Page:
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Reserve Bank of Malawi revises 2022 inflation target

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Betchani Tchereni

The Reserve Bank of Malawi (RBM) has revised upwards its 2022 inflation rate projection to 10.4 percent, from an earlier forecast of 8.9 percent.

In a statement issued last week at the end of a two-day Monetary Policy Committee (MPC) meeting, the central bank says, in the period ahead, pressures on inflation are likely to continue, mainly arising from a seasonal increase in prices of domestically produced food items and imported inflation.

“Reflecting these pressures, the inflation path has shifted upwards compared to the Fourth 2021 MPC forecasting round,” the statement reads.

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Headline inflation remained in single-digit in all the quarters of 2021 except for fourth quarter when it moved into double-digits.

Specifically, headline inflation averaged 10.8 percent in 2021Q4 against the projection of 10.0 percent and compared to 8.7 percent in 2021Q3.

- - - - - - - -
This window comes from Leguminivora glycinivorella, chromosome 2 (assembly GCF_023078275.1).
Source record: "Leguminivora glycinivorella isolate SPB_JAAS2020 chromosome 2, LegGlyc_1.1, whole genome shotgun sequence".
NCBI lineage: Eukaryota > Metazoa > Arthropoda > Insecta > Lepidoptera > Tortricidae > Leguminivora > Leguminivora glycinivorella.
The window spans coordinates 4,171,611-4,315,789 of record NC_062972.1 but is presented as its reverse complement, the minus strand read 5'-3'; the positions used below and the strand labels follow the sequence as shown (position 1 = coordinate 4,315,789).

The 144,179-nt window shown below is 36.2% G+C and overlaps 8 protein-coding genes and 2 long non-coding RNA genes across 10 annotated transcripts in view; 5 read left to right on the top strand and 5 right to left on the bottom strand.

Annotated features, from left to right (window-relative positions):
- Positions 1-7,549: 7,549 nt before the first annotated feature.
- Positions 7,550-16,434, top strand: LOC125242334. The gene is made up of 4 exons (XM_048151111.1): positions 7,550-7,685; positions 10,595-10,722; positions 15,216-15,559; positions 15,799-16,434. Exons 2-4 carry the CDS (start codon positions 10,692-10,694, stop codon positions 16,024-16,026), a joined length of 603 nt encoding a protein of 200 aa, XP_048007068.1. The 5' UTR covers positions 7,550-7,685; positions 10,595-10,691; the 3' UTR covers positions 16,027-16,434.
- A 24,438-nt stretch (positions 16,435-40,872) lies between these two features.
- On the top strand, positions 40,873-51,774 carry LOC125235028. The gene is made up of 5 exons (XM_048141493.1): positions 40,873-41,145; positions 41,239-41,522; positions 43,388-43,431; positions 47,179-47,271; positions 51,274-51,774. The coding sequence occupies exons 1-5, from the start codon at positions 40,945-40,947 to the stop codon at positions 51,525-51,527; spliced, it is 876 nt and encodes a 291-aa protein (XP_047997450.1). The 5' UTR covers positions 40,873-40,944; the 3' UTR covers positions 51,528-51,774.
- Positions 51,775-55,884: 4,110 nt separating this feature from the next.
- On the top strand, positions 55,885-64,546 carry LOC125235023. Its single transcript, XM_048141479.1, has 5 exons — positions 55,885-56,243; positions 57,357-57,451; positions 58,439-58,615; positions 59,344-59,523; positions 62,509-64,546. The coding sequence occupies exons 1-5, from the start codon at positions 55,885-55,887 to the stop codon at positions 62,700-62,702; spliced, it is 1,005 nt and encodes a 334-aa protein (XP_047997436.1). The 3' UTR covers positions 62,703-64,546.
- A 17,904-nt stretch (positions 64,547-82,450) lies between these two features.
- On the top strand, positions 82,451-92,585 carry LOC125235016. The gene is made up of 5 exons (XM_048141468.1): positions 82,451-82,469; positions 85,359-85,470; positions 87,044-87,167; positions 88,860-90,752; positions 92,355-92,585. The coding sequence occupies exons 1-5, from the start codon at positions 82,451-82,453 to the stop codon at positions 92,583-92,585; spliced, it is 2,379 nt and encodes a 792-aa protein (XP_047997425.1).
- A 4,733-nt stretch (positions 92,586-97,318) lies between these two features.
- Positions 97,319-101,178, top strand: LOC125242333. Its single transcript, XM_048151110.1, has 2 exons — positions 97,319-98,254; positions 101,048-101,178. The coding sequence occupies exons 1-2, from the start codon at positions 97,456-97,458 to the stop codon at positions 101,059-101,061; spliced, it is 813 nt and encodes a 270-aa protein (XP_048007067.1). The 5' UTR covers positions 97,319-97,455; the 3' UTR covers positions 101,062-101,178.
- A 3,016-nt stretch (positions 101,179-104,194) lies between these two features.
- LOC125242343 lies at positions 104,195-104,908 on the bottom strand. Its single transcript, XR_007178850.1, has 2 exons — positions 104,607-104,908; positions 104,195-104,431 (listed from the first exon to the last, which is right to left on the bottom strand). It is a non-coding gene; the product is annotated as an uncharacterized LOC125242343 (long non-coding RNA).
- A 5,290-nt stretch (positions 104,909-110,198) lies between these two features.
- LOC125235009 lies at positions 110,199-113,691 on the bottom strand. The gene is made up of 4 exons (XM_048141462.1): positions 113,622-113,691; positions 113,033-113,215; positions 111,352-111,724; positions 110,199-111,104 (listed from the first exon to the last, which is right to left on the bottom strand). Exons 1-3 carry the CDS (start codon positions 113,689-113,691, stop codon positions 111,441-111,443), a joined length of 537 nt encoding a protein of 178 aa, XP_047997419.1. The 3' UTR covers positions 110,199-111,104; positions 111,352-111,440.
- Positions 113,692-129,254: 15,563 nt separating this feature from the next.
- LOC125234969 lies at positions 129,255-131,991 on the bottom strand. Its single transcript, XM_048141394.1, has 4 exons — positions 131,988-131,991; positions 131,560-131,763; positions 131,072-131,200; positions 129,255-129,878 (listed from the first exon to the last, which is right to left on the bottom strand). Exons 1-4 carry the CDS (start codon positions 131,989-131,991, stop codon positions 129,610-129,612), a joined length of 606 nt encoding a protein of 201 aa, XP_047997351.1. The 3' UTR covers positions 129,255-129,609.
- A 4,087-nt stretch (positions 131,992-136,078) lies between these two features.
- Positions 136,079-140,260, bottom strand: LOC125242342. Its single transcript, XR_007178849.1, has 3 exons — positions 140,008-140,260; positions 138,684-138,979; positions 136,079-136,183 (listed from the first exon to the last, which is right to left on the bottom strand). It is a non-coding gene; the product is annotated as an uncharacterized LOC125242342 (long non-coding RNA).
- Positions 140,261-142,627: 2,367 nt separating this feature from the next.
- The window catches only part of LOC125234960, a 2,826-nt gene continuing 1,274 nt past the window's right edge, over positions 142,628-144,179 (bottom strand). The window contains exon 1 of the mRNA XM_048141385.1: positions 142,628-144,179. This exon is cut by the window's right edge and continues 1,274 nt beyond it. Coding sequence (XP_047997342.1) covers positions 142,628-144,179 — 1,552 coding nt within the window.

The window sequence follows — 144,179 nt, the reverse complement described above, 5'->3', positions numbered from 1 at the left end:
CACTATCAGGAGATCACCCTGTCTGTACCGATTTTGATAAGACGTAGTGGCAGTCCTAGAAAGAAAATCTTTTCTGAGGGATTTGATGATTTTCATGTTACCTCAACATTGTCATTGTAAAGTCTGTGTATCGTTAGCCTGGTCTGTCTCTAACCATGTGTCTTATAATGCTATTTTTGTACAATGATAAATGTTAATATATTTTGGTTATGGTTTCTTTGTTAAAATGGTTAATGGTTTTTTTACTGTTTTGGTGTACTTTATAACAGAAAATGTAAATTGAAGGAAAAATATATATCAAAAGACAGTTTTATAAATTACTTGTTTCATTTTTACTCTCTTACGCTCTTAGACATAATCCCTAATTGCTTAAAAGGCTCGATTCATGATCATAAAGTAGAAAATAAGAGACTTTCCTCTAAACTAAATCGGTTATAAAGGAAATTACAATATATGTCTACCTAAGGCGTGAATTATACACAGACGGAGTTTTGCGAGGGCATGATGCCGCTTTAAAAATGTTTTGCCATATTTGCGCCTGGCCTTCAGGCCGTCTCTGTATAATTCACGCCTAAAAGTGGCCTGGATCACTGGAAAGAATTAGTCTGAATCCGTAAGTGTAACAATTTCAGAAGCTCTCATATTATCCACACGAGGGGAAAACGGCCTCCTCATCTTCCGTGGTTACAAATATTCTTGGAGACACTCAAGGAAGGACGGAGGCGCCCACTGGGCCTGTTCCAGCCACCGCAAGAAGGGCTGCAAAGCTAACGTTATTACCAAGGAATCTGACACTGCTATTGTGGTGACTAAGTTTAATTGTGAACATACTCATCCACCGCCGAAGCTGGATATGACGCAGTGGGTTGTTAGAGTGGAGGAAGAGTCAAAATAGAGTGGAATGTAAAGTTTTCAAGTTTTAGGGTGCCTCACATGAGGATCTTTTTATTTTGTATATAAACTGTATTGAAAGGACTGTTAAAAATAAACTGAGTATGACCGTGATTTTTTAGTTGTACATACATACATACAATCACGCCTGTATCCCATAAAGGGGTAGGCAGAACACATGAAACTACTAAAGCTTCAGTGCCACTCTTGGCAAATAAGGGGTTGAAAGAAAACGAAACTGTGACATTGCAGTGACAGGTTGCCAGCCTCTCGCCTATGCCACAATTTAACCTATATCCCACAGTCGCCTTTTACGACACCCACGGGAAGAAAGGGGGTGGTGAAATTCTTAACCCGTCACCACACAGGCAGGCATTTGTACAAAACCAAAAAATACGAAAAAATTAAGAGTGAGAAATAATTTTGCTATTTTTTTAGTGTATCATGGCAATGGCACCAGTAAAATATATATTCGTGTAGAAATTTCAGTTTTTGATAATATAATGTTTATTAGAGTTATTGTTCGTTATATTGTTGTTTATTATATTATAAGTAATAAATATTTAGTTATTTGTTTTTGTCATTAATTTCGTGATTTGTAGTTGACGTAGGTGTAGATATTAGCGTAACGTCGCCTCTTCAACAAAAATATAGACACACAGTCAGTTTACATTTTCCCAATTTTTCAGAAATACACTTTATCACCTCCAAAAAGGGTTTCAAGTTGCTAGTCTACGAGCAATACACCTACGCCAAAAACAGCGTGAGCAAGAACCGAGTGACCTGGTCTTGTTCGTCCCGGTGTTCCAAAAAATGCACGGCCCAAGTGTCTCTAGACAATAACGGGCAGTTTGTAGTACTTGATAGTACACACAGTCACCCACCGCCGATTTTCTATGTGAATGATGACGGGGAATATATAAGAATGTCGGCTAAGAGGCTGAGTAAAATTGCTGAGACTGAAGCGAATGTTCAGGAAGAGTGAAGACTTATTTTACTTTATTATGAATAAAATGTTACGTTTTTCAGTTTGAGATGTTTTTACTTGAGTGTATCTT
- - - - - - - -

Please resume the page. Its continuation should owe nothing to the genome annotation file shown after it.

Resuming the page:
The increase in 2021Q4 was due to a number of factors including seasonal patterns and speculative tendencies by market traders which pushed up food prices, an upward adjustment in water tariffs and Malawi Housing Corporation rentals, and domestic fuel pump price increases.

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These developments led to an increase in both food and non-food inflation. Nevertheless, the annual average headline inflation remained in single-digit in 2021, at 9.3 percent, marginally higher than the projection of 9.1 percent.

In his State of The Nation Address delivered to Parliament on Thursday, President Lazarus Chakwera conceded that the weakening of the Kwacha against major trading currencies also contributed significantly to the rise in average inflation for 2021.

During the year under review, the annual average food inflation dropped from 13.0 percent in 2020 to 11.4 percent.

In an interview yesterday, Malawi University of Business and Applied Sciences-based economist Betchani Tcheleni said containing inflationary pressure would require concerted efforts and a systematic approach.

“In the short-term, I think it is about diversity; we need to diversify our production base. And in long run, the country should consider a self-sustaining drive by intensifying production and import substitution,” Tcheleni said.

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